The world of yowhatsshakin


Leo Fender has signed plenty of items throughout his lifetime. One can find cancelled checks and other knick-knacks with Leo’s signature for sale on eBay. But there are only a few guitars of any brand personally signed by him. Only 4 of these rarities are known to me: 3 guitars, 1 bass; 1 Fender, 1 Music Man/G&L “mutt”, and 2 G&Ls. The Fender is Les Paul’s 1951 Nocaster sold at auction for $225,000 in 2012. The Music Man/G&L “mutt” is shown in the color section of George Fullerton’s book “Guitar Legends, The evolution of the guitar from Fender to G&L” on p. 71 and now owned by his son Geoff. It is a Music Man Sabre body and neck but with the first set of Magnetic Field Design (MFD), hum-bucking F-100 pickups. Leo signed it on the headstock with an “electric pencil” and then rubbed graphite into it for visibility. The later G&L is Roger Carroll’s ASAT Bass, partially build with the 1974-1990 stage floor of the Grand Ole Opry. And then the one and only G&L ASAT in this category. After Leo had signed the 869 inspection stickers in the neck pocket of the Broadcaster, Vice-President of G&L Sales and de-facto shop manager Dale Hyatt had the idea of Leo personally signing a very limited run of instruments (no more than 1 per distributor) on the upper bass bout. Leo approved of the idea but when handed a ballpoint to sign the first he quipped: “Rembrandt didn’t use ballpoints to sign his work”. It took some effort to find the right ink to avoid it from running when the nitro top coat was applied (Note that Dale in his email from 2000 below mentions polyurethane). But after the right combination was found, Dale walked into Leo’s lab on March 23, 1988, with a Blonde ASAT for his autograph. Leo signed it alright and dated it as an extra bonus. It took until April 15 for the guitar to be assembled completely and entered in the sales log; several very thin coats of lacquer were applied and allowed to dry before applying the next. When brought in for final approval, to the surprise of everybody, Leo firmly stated there would be “No more!”. Dale was miffed and asked what to do with this one, upon which Leo said it was Dale’s to keep and he could do anything he wanted with it. Realizing its value, he kept it in his own collection. Due to the aforementioned exchange, this particular guitar became known as ‘The Rembrandt’. Rumor has it Dale was offered well into 6 figures once by a collector. Otherwise, this guitar is like many other ASATs of that era: swamp ash body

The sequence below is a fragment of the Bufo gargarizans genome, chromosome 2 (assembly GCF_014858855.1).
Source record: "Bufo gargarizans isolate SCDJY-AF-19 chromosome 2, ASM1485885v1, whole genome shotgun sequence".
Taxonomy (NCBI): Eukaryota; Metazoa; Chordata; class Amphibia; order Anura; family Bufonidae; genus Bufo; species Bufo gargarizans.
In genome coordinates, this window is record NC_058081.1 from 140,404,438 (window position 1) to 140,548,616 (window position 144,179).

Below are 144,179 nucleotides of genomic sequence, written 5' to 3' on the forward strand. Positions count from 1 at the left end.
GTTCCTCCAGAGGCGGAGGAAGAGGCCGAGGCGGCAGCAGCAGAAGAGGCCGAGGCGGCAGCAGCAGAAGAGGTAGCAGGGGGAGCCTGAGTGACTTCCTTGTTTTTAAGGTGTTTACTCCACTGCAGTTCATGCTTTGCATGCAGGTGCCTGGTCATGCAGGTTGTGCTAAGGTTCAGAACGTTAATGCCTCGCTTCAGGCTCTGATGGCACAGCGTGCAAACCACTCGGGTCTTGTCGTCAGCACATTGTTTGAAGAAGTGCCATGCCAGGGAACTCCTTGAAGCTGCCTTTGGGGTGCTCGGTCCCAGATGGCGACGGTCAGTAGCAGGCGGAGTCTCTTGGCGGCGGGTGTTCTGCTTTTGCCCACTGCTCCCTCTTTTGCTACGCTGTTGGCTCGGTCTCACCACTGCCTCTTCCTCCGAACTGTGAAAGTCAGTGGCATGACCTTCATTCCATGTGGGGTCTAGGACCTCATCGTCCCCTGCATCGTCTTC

, 2 wide-bobbin MFD single-coil pickups, black wrinkle powder-coated Locktight (Saddle Lock) bridge, pickguard, and control panel, single volume and tone controls, 3-way pickup selector, hard-rock maple neck, (very dark) 7½” East Indian rosewood fingerboard, black chrome tuning machines, and string tree, which had replaced the bracket by then, between D- and G-string. The package includes extensive provenance written up by Dale, his son Ken, Gabe Dellevigne, former G&L employee Michael P. James, and the aforementioned Roger Carroll.

The original idea didn’t die entirely of course. Using water slide decals of Leo’s autograph instead, Dale introduced the Signature series a short time later that year.


G&L ASAT ‘The Rembrandt’

The story behind this guitar

Year:                 1988

Serial number:    G022959 (from Dale Hyatt collection, only ASAT personally signed by Leo)

Neck date:         APR 4- 1988

Body date:         OCT 23 1987

Strings:              D’Addario EXL110 Nickel Wound Regular Light (10-46)

The Holy Grail! The perfect specimen to bringing this collection together. After Dale passed away, it was offered to me by his son Ken. For considerably less than 6 figures mind you. As for the Lacewood Commemorative #1 and many other unique G&Ls, it was bought by Mike Teepe of Acme guitars in Minneapolis, MN. He put it up for sale in multiple places including at an auction house and no biters. Showing patience paid off in a major way and in late-2015 we struck a deal to complete my version of the Dale Hyatt Collection. The guitar came set-up with my favorite string gauge, weighs only 7.6 lb., and has all the mojo one would expect from an ASAT of that era. Sounds beautifully again with all the tone shaping tools right under ones fingers.